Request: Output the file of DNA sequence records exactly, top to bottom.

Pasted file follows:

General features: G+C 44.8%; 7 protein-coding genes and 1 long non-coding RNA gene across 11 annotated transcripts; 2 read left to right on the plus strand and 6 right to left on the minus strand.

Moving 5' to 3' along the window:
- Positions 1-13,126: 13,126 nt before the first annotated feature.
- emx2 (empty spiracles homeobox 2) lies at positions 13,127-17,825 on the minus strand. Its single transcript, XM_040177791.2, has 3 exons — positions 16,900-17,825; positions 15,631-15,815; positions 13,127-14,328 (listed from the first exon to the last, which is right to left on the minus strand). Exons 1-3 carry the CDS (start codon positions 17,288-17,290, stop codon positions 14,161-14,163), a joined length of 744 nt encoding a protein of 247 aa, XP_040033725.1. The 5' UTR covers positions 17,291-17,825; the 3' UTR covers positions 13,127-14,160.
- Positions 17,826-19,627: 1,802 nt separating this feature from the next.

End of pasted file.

General features: G+C 44.8%; 7 protein-coding genes and 1 long non-coding RNA gene across 11 annotated transcripts; 2 read left to right on the plus strand and 6 right to left on the minus strand.

Moving 5' to 3' along the window:
- Positions 1-13,126: 13,126 nt before the first annotated feature.
- emx2 (empty spiracles homeobox 2) lies at positions 13,127-17,825 on the minus strand. Its single transcript, XM_040177791.2, has 3 exons — positions 16,900-17,825; positions 15,631-15,815; positions 13,127-14,328 (listed from the first exon to the last, which is right to left on the minus strand). Exons 1-3 carry the CDS (start codon positions 17,288-17,290, stop codon positions 14,161-14,163), a joined length of 744 nt encoding a protein of 247 aa, XP_040033725.1. The 5' UTR covers positions 17,291-17,825; the 3' UTR covers positions 13,127-14,160.
- Positions 17,826-19,627: 1,802 nt separating this feature from the next.